There’s lots of talk in local papers today about the swelling dropout rate in New Jersey’s public high schools. This topic of the day was prompted by Corzine’s announcement Tuesday of a year-long “New Jersey High School Graduation Campaign.” More than 80% of high school freshmen graduate on time, but in urban districts the numbers are much lower – for example, Newark has only a 63% graduation rate. According to the Asbury Park Press,
The New Jersey cities targeted have some schools with especially high dropout rates, according to state data. In the 2006-07 school year, for instance, the dropout rate at Camden High was about one in four. And at Renaissance Academy, an alternative school in Newark, it was one in three.
It’s a no-brainer to push more high-schoolers to graduate. But can you simultaneously accomplish that and make it harder to graduate from high school?
Because, counter-intuitive or not, that’s what we are doing. In another initiative courtesy of both Corzine and the DOE, officially called “NJ STEPS: Redesigning Education in New Jersey for the 21st Century,” we will be implementing an increasingly rigorous set of graduation requirements (here’s a table from the DOE that gives the details). In a nutshell, the High School Redesign Committee has proposed mandating a single set of required courses, including chemistry, algebra, geometry, and college-prep English, and implementing six new tests, or “competency assessments,” that all students would be required to pass in order to graduate.
Who could argue that our high schools should be both more rigorous and that fewer kids should drop out? Let’s unpack it a bit.
These new requirements will be invisible to our higher-performing districts. For example, in Montgomery Township in Somerset County students are already required to complete a total of 125 credits, although the current state requirement is less than 100 credits. Testing? No problem. The kids there ace the HSPA’s and are among the state leaders on SAT’s. What’s another test?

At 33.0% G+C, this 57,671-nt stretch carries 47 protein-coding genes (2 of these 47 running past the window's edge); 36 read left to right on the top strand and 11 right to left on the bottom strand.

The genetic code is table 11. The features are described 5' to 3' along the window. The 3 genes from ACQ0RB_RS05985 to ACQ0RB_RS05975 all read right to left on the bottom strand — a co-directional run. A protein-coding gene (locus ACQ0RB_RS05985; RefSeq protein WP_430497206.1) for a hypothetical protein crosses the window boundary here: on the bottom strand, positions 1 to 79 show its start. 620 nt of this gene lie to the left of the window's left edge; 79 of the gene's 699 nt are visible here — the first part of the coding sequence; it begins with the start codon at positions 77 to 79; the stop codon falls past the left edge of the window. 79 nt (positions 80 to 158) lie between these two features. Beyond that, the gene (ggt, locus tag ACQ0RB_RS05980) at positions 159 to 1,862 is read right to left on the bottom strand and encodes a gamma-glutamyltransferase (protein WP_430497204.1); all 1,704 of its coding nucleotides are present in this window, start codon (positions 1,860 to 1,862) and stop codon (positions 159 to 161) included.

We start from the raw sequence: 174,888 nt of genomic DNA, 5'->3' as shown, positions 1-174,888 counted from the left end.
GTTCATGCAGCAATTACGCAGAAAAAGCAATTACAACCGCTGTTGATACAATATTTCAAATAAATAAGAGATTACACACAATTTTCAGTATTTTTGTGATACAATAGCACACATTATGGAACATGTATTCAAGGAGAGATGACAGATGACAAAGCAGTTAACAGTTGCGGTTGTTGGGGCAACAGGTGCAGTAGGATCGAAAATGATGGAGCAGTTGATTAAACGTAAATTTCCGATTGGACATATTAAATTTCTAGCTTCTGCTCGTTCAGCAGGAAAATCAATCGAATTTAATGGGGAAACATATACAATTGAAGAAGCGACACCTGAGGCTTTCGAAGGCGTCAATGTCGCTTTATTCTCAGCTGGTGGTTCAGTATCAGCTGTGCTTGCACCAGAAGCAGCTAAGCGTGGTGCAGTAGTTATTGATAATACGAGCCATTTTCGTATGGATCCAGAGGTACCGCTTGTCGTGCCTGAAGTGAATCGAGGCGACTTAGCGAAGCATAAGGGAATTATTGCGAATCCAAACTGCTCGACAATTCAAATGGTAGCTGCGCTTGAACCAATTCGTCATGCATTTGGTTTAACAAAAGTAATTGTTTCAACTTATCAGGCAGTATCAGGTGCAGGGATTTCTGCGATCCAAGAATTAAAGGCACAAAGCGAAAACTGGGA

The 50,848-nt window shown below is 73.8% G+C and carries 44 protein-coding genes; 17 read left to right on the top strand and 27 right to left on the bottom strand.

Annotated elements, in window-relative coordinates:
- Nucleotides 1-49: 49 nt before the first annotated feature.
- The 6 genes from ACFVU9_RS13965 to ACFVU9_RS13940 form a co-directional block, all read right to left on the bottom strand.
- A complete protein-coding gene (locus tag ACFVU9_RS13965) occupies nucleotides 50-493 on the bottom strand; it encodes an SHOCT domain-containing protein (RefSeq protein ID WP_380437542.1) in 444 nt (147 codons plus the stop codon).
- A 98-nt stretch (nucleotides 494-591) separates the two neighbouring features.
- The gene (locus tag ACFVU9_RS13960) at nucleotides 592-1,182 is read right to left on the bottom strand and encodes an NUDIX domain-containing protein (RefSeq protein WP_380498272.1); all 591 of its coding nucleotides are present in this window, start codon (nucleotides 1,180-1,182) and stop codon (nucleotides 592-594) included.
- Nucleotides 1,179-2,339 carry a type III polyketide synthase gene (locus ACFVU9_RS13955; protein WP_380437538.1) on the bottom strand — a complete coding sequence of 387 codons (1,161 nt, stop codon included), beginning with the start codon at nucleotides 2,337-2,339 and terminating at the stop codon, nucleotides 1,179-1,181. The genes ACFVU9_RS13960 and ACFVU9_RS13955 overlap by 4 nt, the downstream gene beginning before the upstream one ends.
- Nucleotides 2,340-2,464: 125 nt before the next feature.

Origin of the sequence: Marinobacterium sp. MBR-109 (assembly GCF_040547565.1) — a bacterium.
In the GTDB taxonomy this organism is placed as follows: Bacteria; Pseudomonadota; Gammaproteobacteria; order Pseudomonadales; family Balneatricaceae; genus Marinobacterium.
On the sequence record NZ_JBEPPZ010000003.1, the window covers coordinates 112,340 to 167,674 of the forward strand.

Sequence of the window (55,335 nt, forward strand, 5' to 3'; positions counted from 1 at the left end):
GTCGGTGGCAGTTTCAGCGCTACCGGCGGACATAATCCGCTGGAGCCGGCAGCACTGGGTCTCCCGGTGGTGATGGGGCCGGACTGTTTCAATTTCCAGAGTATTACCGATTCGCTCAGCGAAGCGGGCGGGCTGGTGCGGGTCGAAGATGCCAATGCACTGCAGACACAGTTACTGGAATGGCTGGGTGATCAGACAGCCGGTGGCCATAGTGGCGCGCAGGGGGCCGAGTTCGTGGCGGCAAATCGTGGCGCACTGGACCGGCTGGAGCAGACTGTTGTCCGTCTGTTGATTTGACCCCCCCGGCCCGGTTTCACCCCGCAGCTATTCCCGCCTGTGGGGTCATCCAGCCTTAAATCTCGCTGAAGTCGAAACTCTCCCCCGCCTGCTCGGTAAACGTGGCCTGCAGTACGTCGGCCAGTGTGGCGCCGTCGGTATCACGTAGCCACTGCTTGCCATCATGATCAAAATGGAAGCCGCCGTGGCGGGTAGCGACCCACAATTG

In fact, the new state reforms – both the emphasis on graduation rate and the increased rigor – will cause nary a ripple in schools like Montgomery. It’s the schools at the other end of the spectrum that will drown. There’s a funny kind of conceit here amidst all the huffing and puffing of mandates coming down from Trenton: that somehow a state as differentiated as New Jersey can, by force of words and paperwork, be homogenized. If we set high standards, they will be met. If we urge lower dropout rates, the kids will graduate.
Speaking for the less buoyant schools, David Sciarra at the Education Law Center spouts,
Unfortunately, the recommendations outlined last April in the NJ Steps report and the Commissioner’s proposals to amend NJ’s high school graduation requirements and the state assessment system move us in the wrong direction. Instead of promoting innovative and challenging opportunities for our best students and gap-closing supports for our most needy ones, the Commissioner has recommended a one-size-fits-all program of more state standards and tests that does not address the realities and challenges facing our secondary schools. Despite references to “personalized learning environments” and “student learning plans,” the core of the proposal, adopted from the American Diploma Project sponsored by Achieve, Inc, a national group of business and political leaders far removed from the realities of K-12 public schools, is a largely conventional plan to ramp up traditional academic course work in a “one-size-fits-all” framework that will be difficult to impose and costly to implement.
Reality check, anyone?